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Strength Optimization of Laminated Composite
1733
optimization problem of the laminated composites under inplane loading based upon the mathematical programming method. Design variables were the layer orientation angles as well as the layer thicknesses. On the other hand, the MFD method has not been applied to the strength optimization of the laminated composite plates by the authors until now. Also, the researches men tioned above did not discuss the effect of the uncertainties in the material properties and fiber orientations on the strength optimization. Therefore, the present study is investigated the effect of the uncertainties in the material properties and fiber orientations on the strength optimization for the laminates to fill this gap. Also, this article shows the appli cability of the MFD method to the strength optimization of the laminated composite plates. A procedure to select the optimal fiber orientations and determine the maximum loadbearing capacity of the simply supported symmetrically laminated plates combined the bidirectional tension loads and bending moments is described. The fiber orientation is considered a design variable. The optimization problem consists of two stages. The objective of the first stage is to maximize the strength of the laminated plates by deter mining the fiber orientations optimally while the objective of the second stage is to maxi mize each of the bidirectional tension loads and bending moments subject to the Tsai–Wu failure criterion for the optimum fiber orientations obtained from the first stage. The modified feasible direction method (MFD) is used as an optimization procedure. Therefore, a FORTRAN program is used for the FE analysis and optimization routine. Also the optimum fiber orientations are obtained using the golden section (GS) method to compare the results. Finally, the effect of the different plate aspect ratio, width tothickness ratio, the uncertainties in the material properties and the uncertainties in the fiber orientations on the optimum results is investigated and the results are compared.
BASIC EQUATIONS
Consider a laminated composite plate of uniform thickness h, having a rectangular plan a b as shown in Figure 1. The individual layers are assumed to be homogeneous
a Figure 1. Geometry and loading of a laminated plate.
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1734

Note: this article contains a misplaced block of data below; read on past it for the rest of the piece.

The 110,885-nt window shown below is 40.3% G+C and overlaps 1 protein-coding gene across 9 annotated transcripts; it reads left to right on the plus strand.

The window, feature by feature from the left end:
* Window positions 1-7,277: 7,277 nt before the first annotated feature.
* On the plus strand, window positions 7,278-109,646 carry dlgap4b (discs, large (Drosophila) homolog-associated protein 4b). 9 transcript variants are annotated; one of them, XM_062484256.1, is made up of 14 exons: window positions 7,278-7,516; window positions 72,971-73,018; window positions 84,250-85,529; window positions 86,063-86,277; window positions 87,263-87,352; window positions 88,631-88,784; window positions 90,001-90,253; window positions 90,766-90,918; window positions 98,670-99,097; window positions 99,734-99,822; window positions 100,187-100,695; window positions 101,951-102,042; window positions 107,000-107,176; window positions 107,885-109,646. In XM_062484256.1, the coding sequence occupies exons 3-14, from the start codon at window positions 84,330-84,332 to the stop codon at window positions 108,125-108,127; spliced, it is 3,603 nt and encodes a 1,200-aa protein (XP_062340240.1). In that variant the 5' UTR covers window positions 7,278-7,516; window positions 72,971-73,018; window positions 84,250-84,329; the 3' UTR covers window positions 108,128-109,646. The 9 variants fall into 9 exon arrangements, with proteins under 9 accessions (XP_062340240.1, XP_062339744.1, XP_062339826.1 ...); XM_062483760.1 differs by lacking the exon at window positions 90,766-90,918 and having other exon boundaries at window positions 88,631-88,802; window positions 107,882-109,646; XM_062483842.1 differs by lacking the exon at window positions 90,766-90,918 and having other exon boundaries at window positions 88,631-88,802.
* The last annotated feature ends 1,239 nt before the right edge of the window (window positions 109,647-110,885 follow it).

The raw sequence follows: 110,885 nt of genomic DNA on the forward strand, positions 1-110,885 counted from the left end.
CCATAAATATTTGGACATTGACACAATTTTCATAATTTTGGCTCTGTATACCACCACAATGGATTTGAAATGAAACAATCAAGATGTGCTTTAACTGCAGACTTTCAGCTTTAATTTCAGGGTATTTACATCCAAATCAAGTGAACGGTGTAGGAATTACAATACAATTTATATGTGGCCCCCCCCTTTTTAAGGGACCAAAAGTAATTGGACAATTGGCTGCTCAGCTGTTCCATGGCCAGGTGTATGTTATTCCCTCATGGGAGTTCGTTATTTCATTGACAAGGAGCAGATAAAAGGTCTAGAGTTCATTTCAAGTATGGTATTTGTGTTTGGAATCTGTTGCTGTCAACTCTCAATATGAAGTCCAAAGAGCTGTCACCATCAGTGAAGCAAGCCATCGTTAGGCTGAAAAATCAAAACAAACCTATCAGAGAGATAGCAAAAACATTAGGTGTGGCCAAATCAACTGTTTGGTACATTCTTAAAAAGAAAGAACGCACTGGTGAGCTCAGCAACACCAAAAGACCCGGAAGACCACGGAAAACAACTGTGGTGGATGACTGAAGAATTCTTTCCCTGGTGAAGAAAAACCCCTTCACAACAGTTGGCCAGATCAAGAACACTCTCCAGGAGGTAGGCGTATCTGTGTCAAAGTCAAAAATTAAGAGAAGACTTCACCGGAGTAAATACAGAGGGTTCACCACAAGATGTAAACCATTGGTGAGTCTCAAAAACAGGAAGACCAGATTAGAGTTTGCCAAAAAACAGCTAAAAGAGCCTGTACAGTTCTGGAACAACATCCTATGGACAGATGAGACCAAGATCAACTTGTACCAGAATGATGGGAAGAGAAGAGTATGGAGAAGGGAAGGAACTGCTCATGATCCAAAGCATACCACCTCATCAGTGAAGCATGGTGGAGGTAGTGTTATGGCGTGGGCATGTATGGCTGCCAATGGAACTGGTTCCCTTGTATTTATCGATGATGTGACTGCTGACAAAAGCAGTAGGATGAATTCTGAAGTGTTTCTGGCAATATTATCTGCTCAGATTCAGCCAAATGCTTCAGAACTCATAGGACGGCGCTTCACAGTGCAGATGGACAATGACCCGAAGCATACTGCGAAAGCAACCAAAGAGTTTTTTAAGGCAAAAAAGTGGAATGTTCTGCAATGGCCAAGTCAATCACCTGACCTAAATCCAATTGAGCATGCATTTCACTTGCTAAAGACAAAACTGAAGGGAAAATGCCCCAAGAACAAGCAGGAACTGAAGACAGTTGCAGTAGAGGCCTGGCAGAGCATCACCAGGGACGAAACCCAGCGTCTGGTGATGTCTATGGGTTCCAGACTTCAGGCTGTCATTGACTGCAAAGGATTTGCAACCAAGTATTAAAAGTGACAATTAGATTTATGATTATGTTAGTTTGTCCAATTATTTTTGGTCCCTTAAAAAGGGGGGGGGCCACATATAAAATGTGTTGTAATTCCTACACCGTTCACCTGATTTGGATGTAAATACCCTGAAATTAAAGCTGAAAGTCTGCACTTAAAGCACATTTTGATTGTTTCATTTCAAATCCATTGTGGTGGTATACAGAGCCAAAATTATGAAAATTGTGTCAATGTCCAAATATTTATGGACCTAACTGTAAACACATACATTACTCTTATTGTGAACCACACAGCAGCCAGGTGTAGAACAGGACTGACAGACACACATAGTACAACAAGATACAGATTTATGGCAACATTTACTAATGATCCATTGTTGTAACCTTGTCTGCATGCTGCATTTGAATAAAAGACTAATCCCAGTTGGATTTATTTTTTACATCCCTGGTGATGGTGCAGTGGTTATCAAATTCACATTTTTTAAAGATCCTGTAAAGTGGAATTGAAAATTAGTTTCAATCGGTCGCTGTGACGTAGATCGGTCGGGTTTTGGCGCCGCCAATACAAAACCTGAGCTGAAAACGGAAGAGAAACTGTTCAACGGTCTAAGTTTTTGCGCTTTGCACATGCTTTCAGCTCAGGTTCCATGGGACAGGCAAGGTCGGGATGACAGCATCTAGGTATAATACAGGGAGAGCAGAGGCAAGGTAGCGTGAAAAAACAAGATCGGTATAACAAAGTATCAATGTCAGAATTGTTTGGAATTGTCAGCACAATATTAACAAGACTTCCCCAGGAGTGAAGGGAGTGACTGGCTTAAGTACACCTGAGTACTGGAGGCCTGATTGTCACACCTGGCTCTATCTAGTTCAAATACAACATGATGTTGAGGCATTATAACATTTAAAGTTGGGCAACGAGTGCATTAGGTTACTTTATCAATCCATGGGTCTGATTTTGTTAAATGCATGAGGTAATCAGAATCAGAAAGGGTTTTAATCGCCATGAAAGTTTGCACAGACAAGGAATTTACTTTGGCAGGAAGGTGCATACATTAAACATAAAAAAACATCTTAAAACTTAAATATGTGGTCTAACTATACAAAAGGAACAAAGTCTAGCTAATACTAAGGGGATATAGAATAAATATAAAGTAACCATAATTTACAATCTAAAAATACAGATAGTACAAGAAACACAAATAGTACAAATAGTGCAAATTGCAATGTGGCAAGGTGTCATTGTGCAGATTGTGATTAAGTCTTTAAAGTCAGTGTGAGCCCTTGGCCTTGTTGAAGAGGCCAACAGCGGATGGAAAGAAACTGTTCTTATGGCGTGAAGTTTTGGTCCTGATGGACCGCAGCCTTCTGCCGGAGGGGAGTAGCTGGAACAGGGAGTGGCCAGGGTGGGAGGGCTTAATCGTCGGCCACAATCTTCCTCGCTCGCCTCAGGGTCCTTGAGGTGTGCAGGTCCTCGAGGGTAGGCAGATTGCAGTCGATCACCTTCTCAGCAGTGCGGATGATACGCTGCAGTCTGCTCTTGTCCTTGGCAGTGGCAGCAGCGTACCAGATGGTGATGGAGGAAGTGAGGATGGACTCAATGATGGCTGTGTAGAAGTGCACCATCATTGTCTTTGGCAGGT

¨
U. TOPAL AND U
. UZMAN
and orthotropic. Perfect bonding is assumed between the layers of the laminated
composite plates.
The displacement field based on the firstorder shear deformation theory [16] takes
the form:
uðx, y, zÞ 
¼ 
u _{o} ðx, 
yÞ 
þ 
z 
_{x} ðx, yÞ 

vðx, y, zÞ 
¼ 
v _{o} ðx, 
yÞ 
þ 
z 
_{y} ðx, 
yÞ 

wðx, y, zÞ ¼ wðx, yÞ 
ð1Þ 
where u _{0} and _{0} are the displacements of u and v on the midplane. Because the vertical
line to the midplane of the laminates is not necessarily perpendicular to the deformed
midplane, the terms C _{x} and C _{y} are independent of @w/@x and @w/@y.
The displacement–strain relations, taking Equation (1) into account are:
8 < " x : " y xy 9 = ; ¼
@u _{o} @x @v _{o} @y @u _{o} _{þ} @v _{o} @y @x
z
@
@y

@ x @x @ y @y x þ ^{@} ^{y} @x

,


0 x 1 
0 Q 11

Q 12 
Q 16 




B @ y xy 
C 
A ðkÞ ¼ B @ Q 12
Q 16 
Q 22

Q 26

Q 26 
Q 66 


^{5}^{5} ! ðkÞ
Q 45
Q 

yz xz 
ðkÞ ¼ Q 44
Q 45 


< N x = : N y N xy ; 8 9 ¼ h=2 Z h=2 
< x = : y xy ; 8 9 dz, 
< M x = : M y M xy ; 8 9 

N n 
N n 

u o ^{e} ^{¼} X i¼1 
u ^{e} N ^{e} , i i v o ^{e} ^{¼} X i¼1 v ^{e} N ^{e} , i i 

N n 
N n 

x ^{¼} X e 
e xi ^{N} i ^{e} , y ^{¼} X e e yi ^{N} i ^{e} 

i¼1 
i¼1 

@w 



yz xz 
¼

@y @w 


@x 

1 C A ðkÞ 
0 " x @ " y " xy B 1 C _{A} 

yz xz : 

y
x
ð2Þ
The constitutive relations for a laminated plate can be written as:
ð3Þ
ð4Þ
The stress resultants {N}, stress couples {M} and transverse shear stress resultants {Q} are:
¼
h=2
Z
h=2
< x =
:
y
xy
;
8
9
zdz:
ð5Þ
The C 8continuity element with fives degrees of u _{0} , _{0} , w _{0} , _{x} , and _{y} is used for the finite
element analysis of the laminated plates. Interpolation functions can be assumed as:
N n
w o ^{e} ^{¼} X
i¼1
w ^{e} N ^{e}
i
i
ð6Þ
where N _{i} represents the element interpolation functions and N _{n} is the number of nodes per
element. In this study, fournode Lagrangian FE approach is used for the analysis of the
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Strength Optimization of Laminated Composite
1735
laminated plates. When the FE analysis based on the Reissner–Mindlin plate theory is
applied to the thin plates, shear locking may occur. Reduced/selective integration
technique is adopted for the element matrices in order to avoid possible shear locking.
MODIFIED FEASIBLE DIRECTION METHOD
The modified feasible direction method (MFD) takes into account not only the gra
dients of the objective function and constraints, but also the search direction in the former
iteration. Let x _{0} be an initial x vector. The design is updated according to the equation:
x _{q} ¼ x _{q} _{} _{1} þ S _{q}
ð7Þ
where S _{q} is the search direction. l is a scalar whose value is determined through a
onedimensional search. Different optimization methods are characterized by different
methods to determine the search direction. For this method, the search direction is deter
mined using the Fletcher–Reeves conjugate direction method when there is no active
or violated constraint:
S _{q} ¼ r FðX _{q} _{} _{1} Þ þ S _{q} _{} _{1}
where:
¼
r
FðXÞ _{q} _{} _{1}
2
r
FðXÞ _{q} _{} _{2}
_{2} :
ð8Þ
ð9Þ
Figure 2 shows the iterative process within each optimization process [17–20].
Where X ^{q} and X ^{q} ^{þ} ^{1} are the design variable vectors in two consecutive cycles of the
iteration. The procedure starts with an initial design vector, X ^{0} , i.e., q ¼ 0. For q ¼ q þ 1,
the objective function, F(X _{i} ), and the constraints, g _{j} (Xq), are evaluated. A set of critical or
active constraints, J, are identified and the gradients of the objective function, r F(X _{i} ), and
the gradients of the constraints, r g _{k} (X _{i} ), are calculated. A search direction, S ^{q} , is deter
mined and a onedimensional search is made to find . The above procedure is repeated
with the new design vectors, until the design satisfies the optimality conditions or some
other termination criterion.